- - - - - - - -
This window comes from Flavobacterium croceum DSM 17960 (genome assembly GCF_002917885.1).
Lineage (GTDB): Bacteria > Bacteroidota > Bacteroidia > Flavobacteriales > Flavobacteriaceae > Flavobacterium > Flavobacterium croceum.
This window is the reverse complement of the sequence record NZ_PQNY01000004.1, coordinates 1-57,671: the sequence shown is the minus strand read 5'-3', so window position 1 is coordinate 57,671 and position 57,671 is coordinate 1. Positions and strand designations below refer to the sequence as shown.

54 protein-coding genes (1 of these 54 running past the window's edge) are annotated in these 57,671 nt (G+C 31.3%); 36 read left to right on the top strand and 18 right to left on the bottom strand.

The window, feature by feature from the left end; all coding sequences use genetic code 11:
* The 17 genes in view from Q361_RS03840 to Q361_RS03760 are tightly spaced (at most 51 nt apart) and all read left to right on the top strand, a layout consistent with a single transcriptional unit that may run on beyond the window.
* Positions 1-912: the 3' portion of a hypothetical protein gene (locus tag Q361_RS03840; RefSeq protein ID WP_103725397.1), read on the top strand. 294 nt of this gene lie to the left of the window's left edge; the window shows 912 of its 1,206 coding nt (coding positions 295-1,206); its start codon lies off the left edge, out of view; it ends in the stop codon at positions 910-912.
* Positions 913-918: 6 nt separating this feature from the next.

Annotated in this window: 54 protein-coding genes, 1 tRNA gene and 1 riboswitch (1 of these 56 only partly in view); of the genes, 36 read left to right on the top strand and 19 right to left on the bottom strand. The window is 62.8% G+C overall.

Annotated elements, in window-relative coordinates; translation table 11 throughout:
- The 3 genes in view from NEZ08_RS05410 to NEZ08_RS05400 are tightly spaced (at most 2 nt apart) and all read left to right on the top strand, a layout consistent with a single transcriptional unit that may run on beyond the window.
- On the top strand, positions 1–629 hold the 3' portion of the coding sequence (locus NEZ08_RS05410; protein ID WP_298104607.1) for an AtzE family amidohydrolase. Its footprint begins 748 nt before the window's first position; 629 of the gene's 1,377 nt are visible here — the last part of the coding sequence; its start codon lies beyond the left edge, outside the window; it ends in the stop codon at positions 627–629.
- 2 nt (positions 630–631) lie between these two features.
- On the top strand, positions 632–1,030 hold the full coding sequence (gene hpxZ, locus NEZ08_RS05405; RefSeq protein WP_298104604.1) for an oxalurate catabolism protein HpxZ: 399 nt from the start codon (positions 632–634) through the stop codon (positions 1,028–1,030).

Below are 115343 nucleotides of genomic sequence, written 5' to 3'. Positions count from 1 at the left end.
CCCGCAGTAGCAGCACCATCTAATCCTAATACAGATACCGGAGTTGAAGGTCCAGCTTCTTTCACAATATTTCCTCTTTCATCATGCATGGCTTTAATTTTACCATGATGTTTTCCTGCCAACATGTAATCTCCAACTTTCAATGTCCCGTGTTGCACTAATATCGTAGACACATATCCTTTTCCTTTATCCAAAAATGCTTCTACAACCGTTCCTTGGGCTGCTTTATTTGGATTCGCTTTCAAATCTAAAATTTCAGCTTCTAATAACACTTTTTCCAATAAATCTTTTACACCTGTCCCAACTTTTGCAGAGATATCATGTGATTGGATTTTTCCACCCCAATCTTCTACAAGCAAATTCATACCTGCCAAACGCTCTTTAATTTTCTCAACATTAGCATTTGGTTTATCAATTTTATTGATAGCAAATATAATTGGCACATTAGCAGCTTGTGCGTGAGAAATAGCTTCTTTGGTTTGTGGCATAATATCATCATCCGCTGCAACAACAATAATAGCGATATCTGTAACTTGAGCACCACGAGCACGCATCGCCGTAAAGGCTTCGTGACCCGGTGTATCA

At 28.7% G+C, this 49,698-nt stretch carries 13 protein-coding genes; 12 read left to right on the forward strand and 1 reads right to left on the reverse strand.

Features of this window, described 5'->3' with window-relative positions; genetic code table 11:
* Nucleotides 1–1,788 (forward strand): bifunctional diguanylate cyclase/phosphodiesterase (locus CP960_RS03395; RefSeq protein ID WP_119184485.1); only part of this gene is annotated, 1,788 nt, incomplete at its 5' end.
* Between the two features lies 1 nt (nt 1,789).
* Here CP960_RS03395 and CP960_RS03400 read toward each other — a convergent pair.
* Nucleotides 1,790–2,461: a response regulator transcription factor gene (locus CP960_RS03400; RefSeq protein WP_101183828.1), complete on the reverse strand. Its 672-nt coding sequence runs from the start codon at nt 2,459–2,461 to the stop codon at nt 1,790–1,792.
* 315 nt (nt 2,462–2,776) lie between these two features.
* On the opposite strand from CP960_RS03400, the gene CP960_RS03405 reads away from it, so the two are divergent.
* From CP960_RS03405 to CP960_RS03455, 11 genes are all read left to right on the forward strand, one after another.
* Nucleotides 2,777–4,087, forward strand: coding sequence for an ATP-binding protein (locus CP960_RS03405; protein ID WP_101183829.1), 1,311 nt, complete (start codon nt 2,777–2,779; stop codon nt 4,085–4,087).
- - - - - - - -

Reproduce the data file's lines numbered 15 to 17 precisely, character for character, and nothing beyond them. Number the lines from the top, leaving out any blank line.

Below are 115343 nucleotides of genomic sequence, written 5' to 3'. Positions count from 1 at the left end.
CCCGCAGTAGCAGCACCATCTAATCCTAATACAGATACCGGAGTTGAAGGTCCAGCTTCTTTCACAATATTTCCTCTTTCATCATGCATGGCTTTAATTTTACCATGATGTTTTCCTGCCAACATGTAATCTCCAACTTTCAATGTCCCGTGTTGCACTAATATCGTAGACACATATCCTTTTCCTTTATCCAAAAATGCTTCTACAACCGTTCCTTGGGCTGCTTTATTTGGATTCGCTTTCAAATCTAAAATTTCAGCTTCTAATAACACTTTTTCCAATAAATCTTTTACACCTGTCCCAACTTTTGCAGAGATATCATGTGATTGGATTTTTCCACCCCAATCTTCTACAAGCAAATTCATACCTGCCAAACGCTCTTTAATTTTCTCAACATTAGCATTTGGTTTATCAATTTTATTGATAGCAAATATAATTGGCACATTAGCAGCTTGTGCGTGAGAAATAGCTTCTTTGGTTTGTGGCATAATATCATCATCCGCTGCAACAACAATAATAGCGATATCTGTAACTTGAGCACCACGAGCACGCATCGCCGTAAAGGCTTCGTGACCCGGTGTATCA

At 28.7% G+C, this 49,698-nt stretch carries 13 protein-coding genes; 12 read left to right on the forward strand and 1 reads right to left on the reverse strand.